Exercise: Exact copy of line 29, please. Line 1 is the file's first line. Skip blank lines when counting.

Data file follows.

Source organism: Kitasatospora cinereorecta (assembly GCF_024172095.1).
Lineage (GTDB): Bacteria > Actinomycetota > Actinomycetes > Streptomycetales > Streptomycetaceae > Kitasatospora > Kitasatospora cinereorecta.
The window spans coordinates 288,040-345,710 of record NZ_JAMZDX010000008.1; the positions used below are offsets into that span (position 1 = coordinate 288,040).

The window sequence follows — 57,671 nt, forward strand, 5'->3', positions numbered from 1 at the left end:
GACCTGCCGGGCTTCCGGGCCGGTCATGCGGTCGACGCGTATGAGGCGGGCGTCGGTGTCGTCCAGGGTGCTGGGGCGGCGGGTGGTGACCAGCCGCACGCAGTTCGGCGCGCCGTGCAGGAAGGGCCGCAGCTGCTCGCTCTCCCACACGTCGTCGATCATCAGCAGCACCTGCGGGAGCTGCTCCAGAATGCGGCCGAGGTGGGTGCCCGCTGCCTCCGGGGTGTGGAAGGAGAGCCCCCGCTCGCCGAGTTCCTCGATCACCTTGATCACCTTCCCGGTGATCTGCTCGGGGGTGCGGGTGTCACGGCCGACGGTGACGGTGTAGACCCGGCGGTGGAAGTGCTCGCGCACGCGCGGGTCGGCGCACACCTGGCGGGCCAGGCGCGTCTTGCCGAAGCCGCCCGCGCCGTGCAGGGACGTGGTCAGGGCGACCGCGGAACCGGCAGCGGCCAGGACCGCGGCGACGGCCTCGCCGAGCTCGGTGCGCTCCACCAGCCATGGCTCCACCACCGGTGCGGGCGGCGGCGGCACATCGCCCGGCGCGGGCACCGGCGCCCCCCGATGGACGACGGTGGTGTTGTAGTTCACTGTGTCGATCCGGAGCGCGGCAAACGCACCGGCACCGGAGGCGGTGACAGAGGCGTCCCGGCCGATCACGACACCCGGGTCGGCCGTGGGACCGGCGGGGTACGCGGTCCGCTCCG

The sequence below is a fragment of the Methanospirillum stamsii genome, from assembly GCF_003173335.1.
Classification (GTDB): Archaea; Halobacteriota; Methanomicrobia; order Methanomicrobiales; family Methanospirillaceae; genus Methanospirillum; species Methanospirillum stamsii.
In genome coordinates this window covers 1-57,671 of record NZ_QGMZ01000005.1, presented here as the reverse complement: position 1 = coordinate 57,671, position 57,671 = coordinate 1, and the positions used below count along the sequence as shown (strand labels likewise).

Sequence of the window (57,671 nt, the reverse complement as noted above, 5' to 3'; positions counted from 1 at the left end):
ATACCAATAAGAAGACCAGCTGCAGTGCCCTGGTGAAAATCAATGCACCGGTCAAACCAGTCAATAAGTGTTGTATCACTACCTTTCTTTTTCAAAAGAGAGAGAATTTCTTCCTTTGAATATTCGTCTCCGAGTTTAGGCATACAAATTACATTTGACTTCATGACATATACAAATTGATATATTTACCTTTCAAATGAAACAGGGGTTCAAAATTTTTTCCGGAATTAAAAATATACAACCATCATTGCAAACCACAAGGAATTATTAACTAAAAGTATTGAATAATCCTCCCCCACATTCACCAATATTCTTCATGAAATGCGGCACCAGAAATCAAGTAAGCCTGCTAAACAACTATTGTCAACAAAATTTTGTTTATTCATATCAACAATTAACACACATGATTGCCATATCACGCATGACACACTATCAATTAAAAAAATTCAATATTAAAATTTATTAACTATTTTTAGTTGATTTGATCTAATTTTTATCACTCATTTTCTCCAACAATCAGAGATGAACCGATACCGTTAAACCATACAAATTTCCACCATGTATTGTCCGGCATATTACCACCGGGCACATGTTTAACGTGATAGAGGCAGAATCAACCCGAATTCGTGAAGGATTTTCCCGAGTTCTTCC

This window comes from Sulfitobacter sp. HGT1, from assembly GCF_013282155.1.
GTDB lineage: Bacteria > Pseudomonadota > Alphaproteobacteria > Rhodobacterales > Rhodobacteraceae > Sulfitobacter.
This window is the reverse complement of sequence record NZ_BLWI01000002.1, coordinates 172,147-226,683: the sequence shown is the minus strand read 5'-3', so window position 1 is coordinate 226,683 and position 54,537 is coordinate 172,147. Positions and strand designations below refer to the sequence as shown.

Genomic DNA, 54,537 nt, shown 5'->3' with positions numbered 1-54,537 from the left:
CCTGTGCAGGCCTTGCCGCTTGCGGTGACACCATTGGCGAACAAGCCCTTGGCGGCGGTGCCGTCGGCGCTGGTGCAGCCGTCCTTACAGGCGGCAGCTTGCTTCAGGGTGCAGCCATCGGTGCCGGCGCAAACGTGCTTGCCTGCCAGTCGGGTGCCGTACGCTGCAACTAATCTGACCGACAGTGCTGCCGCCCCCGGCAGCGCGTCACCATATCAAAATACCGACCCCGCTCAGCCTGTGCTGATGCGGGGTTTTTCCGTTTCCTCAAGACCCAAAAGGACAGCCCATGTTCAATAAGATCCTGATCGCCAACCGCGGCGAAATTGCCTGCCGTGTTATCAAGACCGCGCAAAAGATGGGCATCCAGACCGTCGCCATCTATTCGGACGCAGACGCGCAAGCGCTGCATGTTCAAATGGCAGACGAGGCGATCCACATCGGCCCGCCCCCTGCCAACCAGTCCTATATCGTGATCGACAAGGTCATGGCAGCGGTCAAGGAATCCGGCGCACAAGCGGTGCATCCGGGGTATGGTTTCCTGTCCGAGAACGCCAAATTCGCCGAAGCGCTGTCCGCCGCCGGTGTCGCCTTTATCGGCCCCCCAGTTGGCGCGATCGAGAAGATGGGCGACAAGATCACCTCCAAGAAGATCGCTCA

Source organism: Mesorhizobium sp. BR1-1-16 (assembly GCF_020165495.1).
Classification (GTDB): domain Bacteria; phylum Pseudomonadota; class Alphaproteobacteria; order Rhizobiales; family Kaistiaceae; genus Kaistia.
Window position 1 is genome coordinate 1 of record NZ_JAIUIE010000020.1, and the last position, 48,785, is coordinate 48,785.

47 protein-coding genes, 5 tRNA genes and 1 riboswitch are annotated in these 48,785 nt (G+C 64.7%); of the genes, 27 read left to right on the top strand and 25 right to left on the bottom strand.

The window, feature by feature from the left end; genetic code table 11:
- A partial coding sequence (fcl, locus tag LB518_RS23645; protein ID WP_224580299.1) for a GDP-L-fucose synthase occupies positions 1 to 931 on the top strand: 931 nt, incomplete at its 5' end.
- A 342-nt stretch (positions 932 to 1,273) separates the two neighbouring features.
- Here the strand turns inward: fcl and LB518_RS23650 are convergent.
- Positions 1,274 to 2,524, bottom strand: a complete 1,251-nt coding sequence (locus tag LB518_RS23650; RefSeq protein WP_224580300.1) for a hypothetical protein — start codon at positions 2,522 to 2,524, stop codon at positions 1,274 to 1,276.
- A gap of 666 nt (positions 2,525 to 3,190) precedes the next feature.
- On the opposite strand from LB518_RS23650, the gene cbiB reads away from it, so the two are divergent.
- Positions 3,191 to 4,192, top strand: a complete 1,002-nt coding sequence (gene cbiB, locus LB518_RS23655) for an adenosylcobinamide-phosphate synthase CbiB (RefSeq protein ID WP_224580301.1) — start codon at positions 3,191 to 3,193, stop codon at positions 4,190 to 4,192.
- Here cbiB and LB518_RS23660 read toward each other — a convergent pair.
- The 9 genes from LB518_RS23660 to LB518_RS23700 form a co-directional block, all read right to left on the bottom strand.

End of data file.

- The 9 genes from LB518_RS23660 to LB518_RS23700 form a co-directional block, all read right to left on the bottom strand.